Blu-ray Review: Aliens - 30th Anniversary Edition

By , Contributor
To commemorate the 30th anniversary of director James Cameron's sci-fi action classic Aliens, 20th Century Fox Home Entertainment has taken the easy way out. Porting over the same audio/video and some of the extras presentation from the previously available Alien Anthology Blu-ray box set, the only thing new about the Aliens: 30th Anniversary Edition is the packaging and print materials. Oh, and a streaming-only featurette. That's right, Fox apparently didn't want to press a new disc so the only collector's bait, a featurette called "The Inspiration and Design of Aliens," requires of the submission of an included Digital HD code to view. (My code didn't work, so I haven't yet seen the new featurette.) 

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The movie itself needs no defense. Cameron expanded the claustrophobic setting of Ridley Scott's equally-classic 1979 Alien, giving it a more epic feel. Sigourney Weaver defied every established convention in movie-awards history by scoring an Oscar nomination for her repeat portrayal of Ellen Ripley. How many actresses can claim such an honor for an action-oriented role? Set 57 years in the future, Ripley is discovered in the craft she used to escape from the Nostromo at the conclusion of the original film. Talk about rude awakenings—she's yanked out of cryosleep and informed that LV-426, the remote planetary body upon which the aliens were first discovered, has been colonized by humans. 
 
rsz_img0035_rgb.jpg What ensues is a heavy artillery-fueled blast of suspenseful fun. For many, this sequel is actually regarded as superior to the original. With the addition of a bunch of gung-ho Marines (including Michael Biehn as Corporal Hicks and Bill Paxton as Private Hudson), plus a resourceful little girl on LV-426 named Newt (Carrie Henn), the expanded palette of Aliens makes it a totally different beast than its predecessor. It's a highly rare occasion when two different directors craft classics that are so different, yet based on the same basic premise. And the late H.R. Giger's alien designs are, as always throughout this on-going franchise, absolutely indispensable. But you know that already. If you're a fan of the series, get the Anthology boxset if you haven't bit the bullet yet.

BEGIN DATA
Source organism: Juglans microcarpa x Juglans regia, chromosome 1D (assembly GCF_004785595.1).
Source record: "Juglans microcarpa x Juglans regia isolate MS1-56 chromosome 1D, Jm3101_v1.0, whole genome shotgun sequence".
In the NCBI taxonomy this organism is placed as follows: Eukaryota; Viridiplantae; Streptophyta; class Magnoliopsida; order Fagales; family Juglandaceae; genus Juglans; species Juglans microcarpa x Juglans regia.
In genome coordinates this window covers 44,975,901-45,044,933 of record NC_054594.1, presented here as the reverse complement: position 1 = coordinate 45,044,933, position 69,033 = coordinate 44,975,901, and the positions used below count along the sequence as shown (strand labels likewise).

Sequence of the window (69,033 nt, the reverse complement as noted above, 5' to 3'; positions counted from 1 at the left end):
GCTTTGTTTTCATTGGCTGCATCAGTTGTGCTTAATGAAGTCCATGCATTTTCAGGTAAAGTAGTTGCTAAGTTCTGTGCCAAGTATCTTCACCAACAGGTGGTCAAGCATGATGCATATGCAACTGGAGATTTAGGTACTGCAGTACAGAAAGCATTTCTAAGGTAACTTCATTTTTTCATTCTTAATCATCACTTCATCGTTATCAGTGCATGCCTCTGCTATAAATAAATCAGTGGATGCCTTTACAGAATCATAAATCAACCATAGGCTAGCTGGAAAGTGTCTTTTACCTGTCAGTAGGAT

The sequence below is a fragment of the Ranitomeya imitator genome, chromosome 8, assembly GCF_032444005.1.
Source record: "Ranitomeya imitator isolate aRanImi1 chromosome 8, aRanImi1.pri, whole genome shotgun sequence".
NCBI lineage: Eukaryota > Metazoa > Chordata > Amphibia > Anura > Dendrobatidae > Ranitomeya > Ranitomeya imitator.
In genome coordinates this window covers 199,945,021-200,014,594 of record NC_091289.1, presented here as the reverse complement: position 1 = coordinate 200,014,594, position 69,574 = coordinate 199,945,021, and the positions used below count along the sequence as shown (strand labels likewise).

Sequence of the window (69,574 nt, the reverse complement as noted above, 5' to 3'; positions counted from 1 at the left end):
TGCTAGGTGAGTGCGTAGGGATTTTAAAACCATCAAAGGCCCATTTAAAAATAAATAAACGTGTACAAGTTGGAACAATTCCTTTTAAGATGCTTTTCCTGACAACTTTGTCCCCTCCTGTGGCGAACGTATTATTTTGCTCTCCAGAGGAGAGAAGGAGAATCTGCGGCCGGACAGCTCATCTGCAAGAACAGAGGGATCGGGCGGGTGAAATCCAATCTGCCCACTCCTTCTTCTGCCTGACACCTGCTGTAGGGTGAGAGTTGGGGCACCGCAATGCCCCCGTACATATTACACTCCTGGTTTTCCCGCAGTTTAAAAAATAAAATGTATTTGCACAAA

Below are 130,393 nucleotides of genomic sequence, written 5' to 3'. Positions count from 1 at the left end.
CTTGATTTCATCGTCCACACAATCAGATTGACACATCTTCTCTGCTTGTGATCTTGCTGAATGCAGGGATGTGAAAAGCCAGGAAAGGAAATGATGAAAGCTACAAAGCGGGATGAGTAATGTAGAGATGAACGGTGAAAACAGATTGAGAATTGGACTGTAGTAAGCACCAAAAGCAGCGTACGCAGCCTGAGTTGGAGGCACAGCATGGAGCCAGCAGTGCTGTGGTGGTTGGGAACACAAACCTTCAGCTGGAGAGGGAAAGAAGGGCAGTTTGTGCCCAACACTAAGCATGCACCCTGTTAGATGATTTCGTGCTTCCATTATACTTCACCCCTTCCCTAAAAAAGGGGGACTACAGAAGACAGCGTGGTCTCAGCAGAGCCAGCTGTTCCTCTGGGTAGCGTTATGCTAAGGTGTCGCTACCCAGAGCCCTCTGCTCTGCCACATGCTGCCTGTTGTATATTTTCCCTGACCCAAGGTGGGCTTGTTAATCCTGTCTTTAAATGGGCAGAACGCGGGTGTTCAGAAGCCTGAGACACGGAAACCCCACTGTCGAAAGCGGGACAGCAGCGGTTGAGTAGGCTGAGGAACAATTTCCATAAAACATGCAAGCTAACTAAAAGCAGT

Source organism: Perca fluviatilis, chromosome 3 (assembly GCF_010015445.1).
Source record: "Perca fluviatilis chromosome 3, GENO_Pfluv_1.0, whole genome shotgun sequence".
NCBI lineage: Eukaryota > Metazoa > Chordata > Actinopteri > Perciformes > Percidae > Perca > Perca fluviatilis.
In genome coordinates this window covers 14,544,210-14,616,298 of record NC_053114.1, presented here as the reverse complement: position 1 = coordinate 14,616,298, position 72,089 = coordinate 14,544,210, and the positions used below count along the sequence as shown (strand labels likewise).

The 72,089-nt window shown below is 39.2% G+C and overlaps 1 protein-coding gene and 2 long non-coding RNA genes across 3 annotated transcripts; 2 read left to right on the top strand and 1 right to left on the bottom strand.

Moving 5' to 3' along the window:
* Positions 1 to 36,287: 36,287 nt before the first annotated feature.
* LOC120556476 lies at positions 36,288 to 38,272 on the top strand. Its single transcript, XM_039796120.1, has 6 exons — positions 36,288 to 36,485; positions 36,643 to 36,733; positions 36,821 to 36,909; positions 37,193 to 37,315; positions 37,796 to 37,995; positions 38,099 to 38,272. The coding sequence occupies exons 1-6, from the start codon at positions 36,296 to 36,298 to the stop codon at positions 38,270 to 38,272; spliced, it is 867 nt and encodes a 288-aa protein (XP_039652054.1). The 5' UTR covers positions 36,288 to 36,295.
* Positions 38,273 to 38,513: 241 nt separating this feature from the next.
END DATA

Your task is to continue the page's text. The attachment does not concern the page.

rsz_aliens_glamourskew_g1_rgb.jpg All the Alien films, including Aliens, look great in the Anthology set and since this is the same disc, the audio/visual presentation is identical. So are the special features, which include the original 1986 theatrical cut and the '91 extended cut, Cameron's introduction, deleted scenes, and a multi-participant audio commentary. The featurettes that were found on a separate disc in the Anthology set (and the brand new one) are hosted on Fox's website and can be accessed for a limited number of viewings for a limited time. Look, this is quite frankly a terrible format for delivering supplemental content to purchasers. Again, forget it and get the box set.

The packaging includes the print materials which are the only true exclusives to this set: an array of postcards and a mini comic book reprint. My advice is to avoid supporting this double-dip and only buy releases that include the supplements on the physical disc.
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Chaz Lipp is a Seattle-based freelance writer whose focus is music and film. As “The Other Chad,” he has written for the online magazine Blogcritics since 2008. When he’s not writing, Chaz can be found trolling jazz clubs, attempting to find somewhere to play his sax (whether anyone wants to hear…

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